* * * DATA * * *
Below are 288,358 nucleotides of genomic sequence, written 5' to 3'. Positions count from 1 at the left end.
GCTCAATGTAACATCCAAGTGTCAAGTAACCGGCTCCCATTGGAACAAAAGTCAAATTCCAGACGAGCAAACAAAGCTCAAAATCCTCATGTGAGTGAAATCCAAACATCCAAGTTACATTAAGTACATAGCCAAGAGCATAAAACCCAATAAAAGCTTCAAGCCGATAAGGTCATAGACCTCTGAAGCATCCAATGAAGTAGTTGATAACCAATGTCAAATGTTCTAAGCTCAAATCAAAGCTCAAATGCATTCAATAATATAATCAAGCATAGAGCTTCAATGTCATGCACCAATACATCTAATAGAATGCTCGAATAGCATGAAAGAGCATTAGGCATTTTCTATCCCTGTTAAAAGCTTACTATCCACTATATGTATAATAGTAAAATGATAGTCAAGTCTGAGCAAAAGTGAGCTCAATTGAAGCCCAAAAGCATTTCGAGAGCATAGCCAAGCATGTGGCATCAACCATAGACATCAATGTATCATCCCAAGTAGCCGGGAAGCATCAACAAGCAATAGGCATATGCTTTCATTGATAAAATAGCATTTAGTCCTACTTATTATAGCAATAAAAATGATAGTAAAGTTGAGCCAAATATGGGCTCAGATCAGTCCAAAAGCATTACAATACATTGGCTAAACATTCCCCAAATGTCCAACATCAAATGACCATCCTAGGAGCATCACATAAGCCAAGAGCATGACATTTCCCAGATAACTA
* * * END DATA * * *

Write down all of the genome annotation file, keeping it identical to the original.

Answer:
Below are 288,358 nucleotides of genomic sequence, written 5' to 3'. Positions count from 1 at the left end.
GCTCAATGTAACATCCAAGTGTCAAGTAACCGGCTCCCATTGGAACAAAAGTCAAATTCCAGACGAGCAAACAAAGCTCAAAATCCTCATGTGAGTGAAATCCAAACATCCAAGTTACATTAAGTACATAGCCAAGAGCATAAAACCCAATAAAAGCTTCAAGCCGATAAGGTCATAGACCTCTGAAGCATCCAATGAAGTAGTTGATAACCAATGTCAAATGTTCTAAGCTCAAATCAAAGCTCAAATGCATTCAATAATATAATCAAGCATAGAGCTTCAATGTCATGCACCAATACATCTAATAGAATGCTCGAATAGCATGAAAGAGCATTAGGCATTTTCTATCCCTGTTAAAAGCTTACTATCCACTATATGTATAATAGTAAAATGATAGTCAAGTCTGAGCAAAAGTGAGCTCAATTGAAGCCCAAAAGCATTTCGAGAGCATAGCCAAGCATGTGGCATCAACCATAGACATCAATGTATCATCCCAAGTAGCCGGGAAGCATCAACAAGCAATAGGCATATGCTTTCATTGATAAAATAGCATTTAGTCCTACTTATTATAGCAATAAAAATGATAGTAAAGTTGAGCCAAATATGGGCTCAGATCAGTCCAAAAGCATTACAATACATTGGCTAAACATTCCCCAAATGTCCAACATCAAATGACCATCCTAGGAGCATCACATAAGCCAAGAGCATGACATTTCCCAGATAACTA